threat to Eucalyptus plantations in South Africa.

Only one isolate obtained from S. cordatum  was

identified as B. dothidea (anamorph Fusicoccum aesculi).

This species is one of the most commonly reported

members of the Botryosphaeriaceae from a wide variety

of hosts, including Eucalyptus spp. (von Arx & Muller,

1954; Smith et al., 2001). While B. dothidea was con-

sidered to be an important canker pathogen of Eucalyptus

spp. in South Africa (Smith et al., 1994), some of these

isolates that were the most pathogenic (Smith et al., 2001)

were re-identified as N. parvum (Slippers et al., 2004b).



Botryosphaeria dothidea  was seldom encountered on

Eucalyptus  spp. in other studies on this host (Slippers

et al., 2004b) and results of the present study suggest that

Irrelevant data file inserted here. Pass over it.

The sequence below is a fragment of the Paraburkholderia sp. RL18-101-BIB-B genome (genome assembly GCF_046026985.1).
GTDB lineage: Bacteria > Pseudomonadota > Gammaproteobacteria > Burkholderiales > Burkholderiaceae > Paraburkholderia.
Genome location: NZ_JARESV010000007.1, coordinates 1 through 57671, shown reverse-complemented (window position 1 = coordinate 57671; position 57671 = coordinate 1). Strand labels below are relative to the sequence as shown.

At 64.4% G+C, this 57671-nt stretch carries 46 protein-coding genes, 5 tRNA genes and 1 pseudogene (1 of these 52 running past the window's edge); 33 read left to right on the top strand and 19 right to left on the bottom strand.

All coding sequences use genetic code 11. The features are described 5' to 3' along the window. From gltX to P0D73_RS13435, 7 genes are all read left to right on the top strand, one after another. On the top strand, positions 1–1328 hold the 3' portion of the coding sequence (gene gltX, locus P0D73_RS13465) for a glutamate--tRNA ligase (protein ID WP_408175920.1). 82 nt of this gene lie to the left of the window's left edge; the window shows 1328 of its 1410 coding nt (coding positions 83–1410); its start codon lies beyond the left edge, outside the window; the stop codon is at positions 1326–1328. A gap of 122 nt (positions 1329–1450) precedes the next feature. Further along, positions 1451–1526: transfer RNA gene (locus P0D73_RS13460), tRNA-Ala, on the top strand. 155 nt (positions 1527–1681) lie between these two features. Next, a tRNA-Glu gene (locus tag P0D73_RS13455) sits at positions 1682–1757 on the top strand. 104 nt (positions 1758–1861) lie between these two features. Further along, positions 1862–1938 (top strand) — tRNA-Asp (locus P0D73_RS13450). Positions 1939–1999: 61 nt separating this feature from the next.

it is probably not an important pathogen of this tree.

High numbers of isolates from S. cordatum  were

identified as N. mangiferae. This species is best known

as a pathogen of mango (Mangifera indica) worldwide,

particularly in Australia (Johnson et al., 1992). Neofusic-



occum mangiferae  was earlier reported under different

names from mango in South Africa (Darvas, 1991).

Interestingly, however, a recent comprehensive study of

Botryosphaeriaceae from mango plantations in South

Africa, using a combination of DNA-based techniques and

morphological data, did not report this species (Jacobs,

2002). The fact that this fungus is highly pathogenic on

S. cordatum might imply that it has been introduced into

South Africa on other woody plants. Studies focused on

the origin of N. mangiferae are likely to yield intriguing

results, relevant to commercial forestry and to the pro-

tection of natural biodiversity in South Africa.